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When I was a child, I loved to read and to write.
I thought about becoming a journalist, or going into publishing, but became a lawyer instead. I was a good student but I wasn’t interested in science, so I couldn’t be a doctor. Besides, my dad was a lawyer, so it was a profession that I knew. And I loved and admired my dad.
Not only a lawyer, but a finance lawyer. Me, the most literary of people. Even worse, I left law to structure investment funds. What was I thinking?
Despite all that, I was good at my job, but my career was going nowhere. I spent my time comparing myself to everyone else. Why were their careers so successful? What was I doing so desperately wrong? What was wrong with me?
I created an Excel spreadsheet, which organised my life down to the smallest detail—when I would exercise, when I would pay the bills, even when I would sing. I was struggling to perform. I was struggling to be okay. I was struggling to find out who I was—although I didn’t know it yet.
Then we adopted our second child, and all hell broke loose. When he was about two, I took him to the paediatrician for a routine visit. He refused to be examined and hid under the examining table. She said, “He needs to see a psychiatrist.”
I was convinced that things were getting better, except that he kept on hitting me, kicking me, biting me, provoking me, and refusing to do anything that I asked. How could someone I love hurt me so badly? I seemed to be crying a lot more often than I was laughing. That’s when I finally reached out for help, for him and for me.
I started to work with a Gestalt therapist. The first thing she got me to do was to delete my “organise-my-life-to-the-last-detail” spreadsheet. Then she wrote the names of all the people I was comparing myself to on a whiteboard—and wiped them all off again. She helped me to see that my career was going nowhere because I wasn’t interested in the jobs in financial institutions or law firms that I could have been applying for. And, to my astonishment, she told me, “you’re a creative,” and encouraged me to write.
I started a writing course in a dingy basement room at the bottom of the rue Saint-Jacques in Paris and felt as though I had walked into a whole new world. It felt like coming home—connecting to the person I had been when I was a child and an adolescent.
I went on to write two one-woman shows. My first show was a combination of songs and texts inspired by those songs, which I performed for 20 people in our living room. My second show consisted of nine texts on the history of the world. I performed it in front of over a hundred people in a theatre near Montparnasse in Paris. A friend I had known for a long time said: “Until I saw your show, I didn’t know who you were.”
For five years, for a full day once a month, I was part of a Gestalt therapy group. It was nothing but a few people in a third-floor room with a small balcony—but it was also some of the most intense, creative experiences of my life. I learnt so much. That I loved the intimacy of going deep. That I was a leader. That I feared speaking in public because I craved to be seen and recognised for who I was. That I leapt at every chance to be creative. That all those negative thoughts I had about myself were nothing but that—thoughts. Nobody else judged me as harshly as I did. In fact, they admired me.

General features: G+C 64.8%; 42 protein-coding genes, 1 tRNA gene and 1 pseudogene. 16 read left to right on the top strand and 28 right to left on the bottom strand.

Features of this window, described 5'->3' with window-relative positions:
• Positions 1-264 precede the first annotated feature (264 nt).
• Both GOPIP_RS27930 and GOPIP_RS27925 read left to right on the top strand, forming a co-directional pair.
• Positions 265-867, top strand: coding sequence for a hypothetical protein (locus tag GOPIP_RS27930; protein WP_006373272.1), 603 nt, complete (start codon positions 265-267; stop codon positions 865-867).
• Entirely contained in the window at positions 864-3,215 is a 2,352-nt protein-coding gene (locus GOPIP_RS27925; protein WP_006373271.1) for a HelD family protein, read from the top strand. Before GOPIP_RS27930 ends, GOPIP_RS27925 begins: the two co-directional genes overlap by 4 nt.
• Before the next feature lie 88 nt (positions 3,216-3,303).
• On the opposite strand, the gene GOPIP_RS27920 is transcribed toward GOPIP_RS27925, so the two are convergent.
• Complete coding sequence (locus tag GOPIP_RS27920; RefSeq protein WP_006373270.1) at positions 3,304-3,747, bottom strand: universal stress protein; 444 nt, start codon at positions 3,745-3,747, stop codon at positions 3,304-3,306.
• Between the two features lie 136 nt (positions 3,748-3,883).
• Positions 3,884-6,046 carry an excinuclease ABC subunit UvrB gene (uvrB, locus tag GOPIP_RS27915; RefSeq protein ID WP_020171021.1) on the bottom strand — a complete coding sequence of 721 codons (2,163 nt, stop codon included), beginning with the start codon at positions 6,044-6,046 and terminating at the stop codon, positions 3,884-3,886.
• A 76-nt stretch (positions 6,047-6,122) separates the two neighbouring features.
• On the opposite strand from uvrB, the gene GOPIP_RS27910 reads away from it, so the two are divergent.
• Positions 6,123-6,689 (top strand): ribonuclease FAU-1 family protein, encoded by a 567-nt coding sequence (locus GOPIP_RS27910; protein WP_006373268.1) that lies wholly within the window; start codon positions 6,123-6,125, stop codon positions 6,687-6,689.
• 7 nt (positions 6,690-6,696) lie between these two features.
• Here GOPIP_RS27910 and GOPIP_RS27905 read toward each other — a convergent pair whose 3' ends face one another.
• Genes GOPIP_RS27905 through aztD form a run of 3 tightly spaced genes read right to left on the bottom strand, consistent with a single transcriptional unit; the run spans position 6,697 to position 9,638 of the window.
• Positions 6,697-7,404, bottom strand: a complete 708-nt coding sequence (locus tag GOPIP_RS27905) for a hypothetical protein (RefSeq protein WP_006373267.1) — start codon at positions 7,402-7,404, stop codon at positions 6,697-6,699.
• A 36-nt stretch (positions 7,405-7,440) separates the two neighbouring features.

I learnt that we are all creative, and that our creativity can express itself in a multitude of different forms. That our education system has overdeveloped the left-hand, logical side of our brain, and virtually ignored the right-hand, creative side—so that many of us are literally only using half our brain. When we tap into our creativity and our spontaneity, we strengthen the right-hand side of our brain, and become happier, more balanced, less critical of ourselves and others, more innovative, less anxious, and less stressed out.
Where am I today?
I now know just how much I have to offer. I can be quietly confident because I know who I am.
I work with women who want to have a massive impact and earn a great living, but are stuck, like I was. I love the coaching conversation, which feels like stepping off a cliff into thin air—every time. Nothing is planned, but I know that all that I have learned throughout my life will make itself available for my client at exactly the right moment. I run a podcast called “Brave New Women,” to showcase women who are already standing up and making an impact.
I don’t worry too much about the future—I just do the next thing. I build my business. I write my book. I sing. I look after my children.
My son still hits me occasionally, but once every couple of months instead of once every couple of hours, and I can pretty much cope with that.
If you are like me, or at least the way that I was, I would love you to learn what I have learnt:
>> Find what you love to do because that is where you will be the happiest—and the wealthiest. Don’t accept anything less. This is common advice, but it can be extraordinarily hard. It takes time and effort, and a willingness to go deep—but there is no more important work to do.
>> What we think about ourselves is often just plain wrong. Other people are generally far more compassionate and loving toward us than we are toward ourselves.
>> Confidence means being prepared to stand up and say what you think without having to check it out with someone else first.
>> What you fear is what you crave. Learn to master your fear and lean into it, because that is where fulfilment lies.
>> If you live your life by the rules, look for spontaneity.
>> If your life is chaotic, learn to develop structure.
>> If you’re looking for perfection, try doing things badly.
>> If you don’t already have a creative endeavour, get creative in any way you can.
>> The more comfortable we can get with being ridiculous, and the more we remember that it’s okay for adults to play, the better we will perform.